Richmond County. 1917-20: Director, Summer School, Academy of Richmond .
County, 1918-2-l:'The junior College of Augusta, 1920. -
ROBERT HAYES SH ERMAN
yl University of Pensylvauia, Civil Engineering, 1913 to 1919: United States
-I Geographical Survey, 1919, 19203 Faculty, The Academy of Richmond County,
l 1920-21: 1921-22: Civil Engineer, Lawrence 8: Smith Construction Engineers,
102.3-2o1 Civil Engineer, Claussen-Lawrence Construction Co., 1926-32, The
Al ,lunior College of Augusta, 1932. .
:ALBERT F. SIMPSON. A. B.
A.B.. Davidson College, 1925: Graduate Student. University of Georgia.
1925-205 Instructor, 1Vashington fGa.D High School, 1926-273 A. R. C., 1927-
30: Director of Athletics. A. R. C.-J. C. A.. 1930-.
V' CHESTER McliENl.Ex' SUTTON. A. B.. A. M.
- , A. B., Guilford College, 19183 A. B.. Haverford College, 19193 A. M., Univer-
sity of North Carolina, 1924: Graduate Study. University of North Carolina,
Summer of 1925, year of 1925-Zh: Duke University Summer School, 1931:
' . Principal Manteo High School, 1919-20: Principal, Bona Vista High School,
1920-22: Principal. Leggett High School, 1922-231 Principal, Mount Pleasant
. High School. 192-l-253 Instructor in English, University of North Carolina,
1925-20: Head of Department of English, Piedmont College Summer School
of l92fr: The -lunior College of Augusta. 1920.
-IUSEPII LE LONTE l.x1.1.Ex'. B. S.. M. S.
B. S.. University of Georgia, 1923: M. S.. Mercer University, 1925: Graduate
Asssitant in Physics and Mathematics, Mercer University.
lmversity Summer School. 1927: Instructor in Physics, Mathematics and
Drafting, Mercer University, 192-1-251 Head of Physics in
Sllllllllel' School. teaching Physics and Radio, 1926: The
junior College of
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RCHISEIQT jixcksox BXTIES SMITII
An army officer-a quick COI11l'l13.l1Cl-H boisterous laugh-
Beech lglancl. h
Class President 2' Cadet Captain 1' Lieut. Lol. Z: Captain Rifle
Team 1: Rifle Team 2' XVinner of cup for best drilled company
in Fre:h1nan Battalion 1: Winner of Gen. Leonard 1Vood Medal
for School Rifle T am 1: H'-X 1 2' Vice President H'-Y 13
President Hi-Y tboth terznsl 2' Sec.-Treas. Student Council 23
'llilitary Editor of Rainbow 2.
TQATIIERINE SHEI:wooD BISHOP
An October day-crowds cheering-white sails.
Editor-in-Chief of Rainbow 2: Vice-President of Sophomore
Class 2: Cheer Leader Z: High Honor 1: High Honor 2: Basket-
ball 1 and Z: Captain of Basketball Team 2: Tennis Runnner-up 13
Hi-Y-VV 23 Phi Theta Kappa.
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JOHN CALHOUN STEPHENS, JR.
A crowded stadium-a wooly overcoat-a yell from Jernigan-
then a sixty-yard run. Wow! h
Cadet Captain 1: Cadet Major Z: Officers' Club 2: Class
Treasurer 1: Class Secretary 2: Managing Editor Musketeer 2:
Staff of Rainbow 23 Hi-Y 1, 2: Vice-President of Hi-Y Z: Football
Letter 1, 2,1 Coach Company Football 1, 21 Interclass Basketball
4Hi-YU 2: I. C. A. Athletic Club 2: President Student Council 2.
AALEX RENNIE KELLY
A high silk hat-a cross-word puzzle-a boiler factory.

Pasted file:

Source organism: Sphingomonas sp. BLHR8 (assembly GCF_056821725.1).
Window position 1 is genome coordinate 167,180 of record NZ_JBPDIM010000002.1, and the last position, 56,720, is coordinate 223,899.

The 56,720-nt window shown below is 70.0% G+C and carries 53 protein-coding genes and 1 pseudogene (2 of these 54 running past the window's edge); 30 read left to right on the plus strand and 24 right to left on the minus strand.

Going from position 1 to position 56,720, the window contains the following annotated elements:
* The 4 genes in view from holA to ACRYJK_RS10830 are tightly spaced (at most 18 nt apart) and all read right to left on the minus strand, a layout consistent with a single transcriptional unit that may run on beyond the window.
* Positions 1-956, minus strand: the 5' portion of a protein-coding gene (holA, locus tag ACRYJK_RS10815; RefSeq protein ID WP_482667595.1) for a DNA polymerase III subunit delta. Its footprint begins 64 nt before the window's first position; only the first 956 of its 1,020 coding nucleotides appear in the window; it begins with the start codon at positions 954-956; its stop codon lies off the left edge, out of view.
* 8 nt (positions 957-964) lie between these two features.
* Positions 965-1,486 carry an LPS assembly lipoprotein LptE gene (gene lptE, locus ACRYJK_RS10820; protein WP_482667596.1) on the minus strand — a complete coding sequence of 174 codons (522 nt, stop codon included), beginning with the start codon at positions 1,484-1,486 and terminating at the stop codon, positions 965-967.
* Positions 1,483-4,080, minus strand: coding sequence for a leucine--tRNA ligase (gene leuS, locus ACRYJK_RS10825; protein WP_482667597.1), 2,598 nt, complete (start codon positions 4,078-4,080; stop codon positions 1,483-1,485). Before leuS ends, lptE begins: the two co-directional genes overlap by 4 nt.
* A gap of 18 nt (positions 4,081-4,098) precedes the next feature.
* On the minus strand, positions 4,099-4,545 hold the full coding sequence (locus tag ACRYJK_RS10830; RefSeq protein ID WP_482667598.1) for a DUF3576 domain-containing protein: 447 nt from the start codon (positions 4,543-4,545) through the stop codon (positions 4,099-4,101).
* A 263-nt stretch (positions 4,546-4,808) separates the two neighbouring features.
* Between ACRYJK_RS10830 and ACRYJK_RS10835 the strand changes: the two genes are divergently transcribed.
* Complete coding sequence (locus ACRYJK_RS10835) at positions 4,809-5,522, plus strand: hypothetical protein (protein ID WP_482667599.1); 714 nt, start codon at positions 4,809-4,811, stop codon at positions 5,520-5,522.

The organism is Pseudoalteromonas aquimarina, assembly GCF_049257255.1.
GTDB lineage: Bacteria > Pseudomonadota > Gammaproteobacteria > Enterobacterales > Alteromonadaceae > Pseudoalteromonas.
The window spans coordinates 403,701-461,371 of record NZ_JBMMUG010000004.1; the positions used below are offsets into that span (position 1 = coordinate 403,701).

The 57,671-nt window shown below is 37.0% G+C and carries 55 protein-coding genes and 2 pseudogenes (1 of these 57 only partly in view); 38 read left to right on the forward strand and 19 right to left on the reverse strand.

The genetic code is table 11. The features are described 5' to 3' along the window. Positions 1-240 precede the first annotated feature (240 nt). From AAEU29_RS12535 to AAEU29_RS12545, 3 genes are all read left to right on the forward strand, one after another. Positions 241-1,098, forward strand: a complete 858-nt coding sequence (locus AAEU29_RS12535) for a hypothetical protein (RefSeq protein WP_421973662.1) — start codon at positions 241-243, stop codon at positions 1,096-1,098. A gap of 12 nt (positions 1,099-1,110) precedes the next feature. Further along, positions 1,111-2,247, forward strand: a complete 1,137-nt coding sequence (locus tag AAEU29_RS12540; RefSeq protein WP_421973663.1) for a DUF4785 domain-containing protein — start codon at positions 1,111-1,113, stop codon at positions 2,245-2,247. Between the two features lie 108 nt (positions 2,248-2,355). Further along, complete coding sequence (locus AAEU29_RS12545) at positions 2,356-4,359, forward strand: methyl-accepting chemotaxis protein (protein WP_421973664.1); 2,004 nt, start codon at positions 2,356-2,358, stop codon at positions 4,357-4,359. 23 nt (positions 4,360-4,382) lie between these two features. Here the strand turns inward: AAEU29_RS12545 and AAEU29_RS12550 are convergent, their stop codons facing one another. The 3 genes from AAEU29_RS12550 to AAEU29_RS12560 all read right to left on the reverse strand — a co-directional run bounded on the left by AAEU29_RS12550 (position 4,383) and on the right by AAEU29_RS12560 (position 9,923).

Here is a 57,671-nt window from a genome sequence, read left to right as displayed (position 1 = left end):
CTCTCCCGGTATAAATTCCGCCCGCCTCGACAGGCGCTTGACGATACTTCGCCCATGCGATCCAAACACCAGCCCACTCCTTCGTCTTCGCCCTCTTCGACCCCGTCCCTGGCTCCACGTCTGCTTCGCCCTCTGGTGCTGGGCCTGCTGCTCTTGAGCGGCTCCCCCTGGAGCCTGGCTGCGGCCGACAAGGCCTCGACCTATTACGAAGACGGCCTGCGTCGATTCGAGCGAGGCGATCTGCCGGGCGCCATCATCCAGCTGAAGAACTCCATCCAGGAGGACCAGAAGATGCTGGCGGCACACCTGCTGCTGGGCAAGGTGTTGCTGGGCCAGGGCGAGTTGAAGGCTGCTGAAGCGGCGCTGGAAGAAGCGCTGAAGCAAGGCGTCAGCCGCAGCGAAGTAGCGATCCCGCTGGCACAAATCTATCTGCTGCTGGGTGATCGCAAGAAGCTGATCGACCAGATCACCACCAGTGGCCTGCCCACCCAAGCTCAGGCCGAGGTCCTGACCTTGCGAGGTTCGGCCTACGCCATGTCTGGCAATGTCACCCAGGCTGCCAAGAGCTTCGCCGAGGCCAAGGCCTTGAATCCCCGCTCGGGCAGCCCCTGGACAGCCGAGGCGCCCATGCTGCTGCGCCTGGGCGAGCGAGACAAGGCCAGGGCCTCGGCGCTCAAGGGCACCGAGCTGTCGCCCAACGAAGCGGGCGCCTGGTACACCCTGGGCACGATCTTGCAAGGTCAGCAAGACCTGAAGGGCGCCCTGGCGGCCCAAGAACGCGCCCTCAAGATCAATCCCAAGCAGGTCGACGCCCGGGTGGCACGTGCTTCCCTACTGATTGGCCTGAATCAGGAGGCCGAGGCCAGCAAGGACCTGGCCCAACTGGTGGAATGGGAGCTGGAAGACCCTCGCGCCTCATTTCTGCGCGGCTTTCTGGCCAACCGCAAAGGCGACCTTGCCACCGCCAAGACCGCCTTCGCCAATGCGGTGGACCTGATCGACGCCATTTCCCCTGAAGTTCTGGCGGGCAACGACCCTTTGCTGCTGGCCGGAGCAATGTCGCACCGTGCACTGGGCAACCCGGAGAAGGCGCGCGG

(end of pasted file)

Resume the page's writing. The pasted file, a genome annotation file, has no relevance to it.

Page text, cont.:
Musketeer Staff 2: Rho-Chi 25 High Honor 1: Phi Theta Kappa.
ELIZABETH LOCKHART LEE
A Congresswoman-a March wind-a Red Cross nurse.
Literary Society 1 and 23 Vice-President of Literary Society 25
Glee Club 1 and 2: Student Council 23 High Honor lg Hi-Y-W 2:
Basketball 1: Phi Theta Kappa.
Sunset-TI peaceful stroll-the rustling of leaves.
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THoMAs EDWARD BAILEY 2 g
Clever hands-a microscope-success. '
Sec.-Treas. Literary Society 2: Rho-Chi 1, 23 President Rho-Chi
25 Sec. Treas. of Chemistry Club 1: Battey Memorial Contestant l
1: Company Football lg VVinI1er of Battey Memorial Contest 2. f
IIZMMA RUTH BARKSDALE 2 9
An old-fashioned garden-a maiden of the 90's gathering
Glee Club 13 Hi-Y-VV 2. 1 I
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IXIILTON CooK BARVVICK 6,
A charge to the jury-blue golf socks-Lawrence Tibbett. Q
Literary Society 21 Glee Club Z3 Hi-Y 23 Basketball 1: Inter-
Class Basketball tHi-Y Teaml Z: Basketball Letter 11 J. C. A. 5
Athletic Club 2. I
Lot'IsE BARBOT BATTEY
A saucy hat-a red riding jacket-a country club.
RICHARD EDGAR BLACK
Mr. Talley's inspiration-perpetual motion "Camel VValk"-dry
SARAH Louisa BLACRSTONI:
A cap and a gown-a well-kept oinfice-a blue dress with white
Honor 1 and 25 Phi Theta Kappa: Glee Club.
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XVILLIAM BUTLER BLANDENBURC
A hard-boiled sergeant-a T-model Ford-a farm.
A little white cottage-climbing roses-:1 pink gingham dress.
JULIUS HILL BOLGLA
A sportsman-a scholar-a doctor.
Junior College Literary Societyg Rho-Chi Pre-Medical Society:
German Club-Honor lg Basketball Letter 1: Inter-Class Basket-
ball CRho-Chi Teamb 2: J. C. A. Athletic Club 2.
A gypsy camp-tambourines-a camp-fire.
A boxer-a humorist-Qualitative Analysis.
EMILY DU MONT BROWN
Tourists-ocean liners-European cafe-bizarre surroundings-
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, XIARIUN HARVEX' CURRIE
,M L A little boy dressed in blue-a crooked smile-a toy gas bal-
loon tinventcr of Currie's liquid air nIaclnne.l
Cf Literary Society 1 and 2: President of Literary Society l and 2:
1 Debating Team l: Oratorical Contest tsecond placej 1: Oratorical
MQ Contest Hirst placel 2: State Oratorical Contest Cfirst placej 2.
64' ALICE ELIZABETH DANIEK.
X5 Early morning-a skylark-a wliite violet.
i Glee Club 1 and 2: Basketball 1: Literary Society l.
FRANK SCRANTON DORElVIL'S
A dance hall-bright lights-an orchestra leader.
Glee Club 2.
A crowded gym-purple and White lassies-a tip-off.
Basketball l and 2: Alternate Captain of Basketball Team 2.
XXNNE LEWIS EARGLE
An infectious giggle-a Fifth Avenue dress shop-a popular
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A tennis racket-a handsome trophy-a sweatshirt-a broad